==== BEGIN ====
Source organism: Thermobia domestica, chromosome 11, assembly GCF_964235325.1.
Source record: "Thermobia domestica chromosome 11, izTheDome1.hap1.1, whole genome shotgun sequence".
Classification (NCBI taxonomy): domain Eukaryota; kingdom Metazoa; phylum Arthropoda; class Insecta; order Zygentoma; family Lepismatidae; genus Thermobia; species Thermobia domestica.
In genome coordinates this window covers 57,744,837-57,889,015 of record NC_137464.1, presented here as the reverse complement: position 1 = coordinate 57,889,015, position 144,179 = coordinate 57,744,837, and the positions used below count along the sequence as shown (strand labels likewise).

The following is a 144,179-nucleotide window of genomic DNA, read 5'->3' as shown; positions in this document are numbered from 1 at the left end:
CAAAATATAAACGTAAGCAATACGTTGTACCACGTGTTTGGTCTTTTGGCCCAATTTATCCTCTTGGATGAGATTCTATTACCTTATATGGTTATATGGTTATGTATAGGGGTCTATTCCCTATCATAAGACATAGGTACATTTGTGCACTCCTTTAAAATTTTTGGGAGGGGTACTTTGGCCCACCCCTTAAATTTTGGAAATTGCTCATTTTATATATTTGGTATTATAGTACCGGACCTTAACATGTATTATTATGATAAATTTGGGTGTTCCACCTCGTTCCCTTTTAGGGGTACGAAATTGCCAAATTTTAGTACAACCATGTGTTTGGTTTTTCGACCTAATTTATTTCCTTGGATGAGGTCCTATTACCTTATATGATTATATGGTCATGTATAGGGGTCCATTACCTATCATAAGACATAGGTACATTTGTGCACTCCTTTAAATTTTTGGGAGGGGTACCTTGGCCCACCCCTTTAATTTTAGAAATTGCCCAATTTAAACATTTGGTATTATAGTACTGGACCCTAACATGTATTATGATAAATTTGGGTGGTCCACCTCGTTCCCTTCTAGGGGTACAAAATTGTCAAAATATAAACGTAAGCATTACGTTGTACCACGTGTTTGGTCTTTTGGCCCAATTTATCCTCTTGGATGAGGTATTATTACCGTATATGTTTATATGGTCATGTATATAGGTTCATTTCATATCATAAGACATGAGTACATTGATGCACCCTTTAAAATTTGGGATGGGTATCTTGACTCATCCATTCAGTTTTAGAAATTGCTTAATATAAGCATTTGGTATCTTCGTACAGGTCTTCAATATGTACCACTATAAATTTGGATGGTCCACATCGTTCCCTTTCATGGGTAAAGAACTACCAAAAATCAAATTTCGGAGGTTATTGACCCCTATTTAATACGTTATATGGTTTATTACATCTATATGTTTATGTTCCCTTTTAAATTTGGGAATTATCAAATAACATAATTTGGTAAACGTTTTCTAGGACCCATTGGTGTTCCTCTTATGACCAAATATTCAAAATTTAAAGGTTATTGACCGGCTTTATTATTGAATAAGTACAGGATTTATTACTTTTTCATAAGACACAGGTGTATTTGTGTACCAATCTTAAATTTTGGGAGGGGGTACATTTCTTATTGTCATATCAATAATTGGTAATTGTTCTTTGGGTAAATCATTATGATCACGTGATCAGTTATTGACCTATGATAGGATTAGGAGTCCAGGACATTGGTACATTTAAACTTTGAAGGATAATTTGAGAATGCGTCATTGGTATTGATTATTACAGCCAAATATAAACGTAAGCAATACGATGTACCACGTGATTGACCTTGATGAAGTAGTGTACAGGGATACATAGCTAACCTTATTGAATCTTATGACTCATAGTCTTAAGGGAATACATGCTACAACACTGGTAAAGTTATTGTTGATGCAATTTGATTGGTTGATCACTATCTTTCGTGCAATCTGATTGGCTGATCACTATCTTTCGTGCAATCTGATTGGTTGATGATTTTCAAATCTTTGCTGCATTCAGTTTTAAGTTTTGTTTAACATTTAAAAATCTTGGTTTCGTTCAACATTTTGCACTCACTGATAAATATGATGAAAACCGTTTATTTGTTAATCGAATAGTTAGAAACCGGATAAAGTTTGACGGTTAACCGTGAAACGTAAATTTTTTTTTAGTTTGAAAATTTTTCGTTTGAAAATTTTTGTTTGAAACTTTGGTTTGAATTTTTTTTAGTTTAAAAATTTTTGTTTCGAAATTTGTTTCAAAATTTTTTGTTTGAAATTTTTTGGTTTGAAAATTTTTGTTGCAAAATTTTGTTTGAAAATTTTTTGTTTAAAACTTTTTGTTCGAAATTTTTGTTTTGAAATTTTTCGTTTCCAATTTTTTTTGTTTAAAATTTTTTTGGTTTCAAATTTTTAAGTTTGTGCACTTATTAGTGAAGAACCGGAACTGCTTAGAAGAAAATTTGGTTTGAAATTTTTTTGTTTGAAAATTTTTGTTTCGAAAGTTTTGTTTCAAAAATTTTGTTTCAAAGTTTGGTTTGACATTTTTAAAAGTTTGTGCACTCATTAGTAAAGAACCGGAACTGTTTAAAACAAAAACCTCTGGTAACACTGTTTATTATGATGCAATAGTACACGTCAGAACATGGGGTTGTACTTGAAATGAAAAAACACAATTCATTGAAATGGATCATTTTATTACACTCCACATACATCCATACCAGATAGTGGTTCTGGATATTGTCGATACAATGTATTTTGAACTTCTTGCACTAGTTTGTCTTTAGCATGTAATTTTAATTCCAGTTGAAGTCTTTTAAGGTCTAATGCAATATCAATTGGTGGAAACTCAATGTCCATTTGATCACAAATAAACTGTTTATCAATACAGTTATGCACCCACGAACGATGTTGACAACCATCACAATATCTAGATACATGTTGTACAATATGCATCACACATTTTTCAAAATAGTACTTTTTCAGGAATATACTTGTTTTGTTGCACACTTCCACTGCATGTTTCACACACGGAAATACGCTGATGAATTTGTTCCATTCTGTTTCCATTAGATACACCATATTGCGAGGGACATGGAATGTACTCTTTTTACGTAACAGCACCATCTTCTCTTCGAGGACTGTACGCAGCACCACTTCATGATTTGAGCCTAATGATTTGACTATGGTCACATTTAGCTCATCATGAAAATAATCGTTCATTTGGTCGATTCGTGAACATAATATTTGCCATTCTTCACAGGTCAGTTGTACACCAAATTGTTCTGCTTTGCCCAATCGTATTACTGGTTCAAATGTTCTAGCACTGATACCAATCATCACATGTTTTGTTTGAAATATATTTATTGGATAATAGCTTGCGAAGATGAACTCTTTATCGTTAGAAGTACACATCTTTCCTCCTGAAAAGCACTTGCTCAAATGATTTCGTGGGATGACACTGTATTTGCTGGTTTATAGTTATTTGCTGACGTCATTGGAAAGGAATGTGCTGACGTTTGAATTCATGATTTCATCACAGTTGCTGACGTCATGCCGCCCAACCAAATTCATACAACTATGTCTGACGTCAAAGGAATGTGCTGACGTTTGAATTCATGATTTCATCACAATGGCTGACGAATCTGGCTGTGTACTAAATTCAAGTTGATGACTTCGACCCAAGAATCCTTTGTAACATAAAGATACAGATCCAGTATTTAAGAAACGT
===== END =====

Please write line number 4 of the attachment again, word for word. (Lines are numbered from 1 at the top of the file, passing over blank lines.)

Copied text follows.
In genome coordinates this window covers 57,744,837-57,889,015 of record NC_137464.1, presented here as the reverse complement: position 1 = coordinate 57,889,015, position 144,179 = coordinate 57,744,837, and the positions used below count along the sequence as shown (strand labels likewise).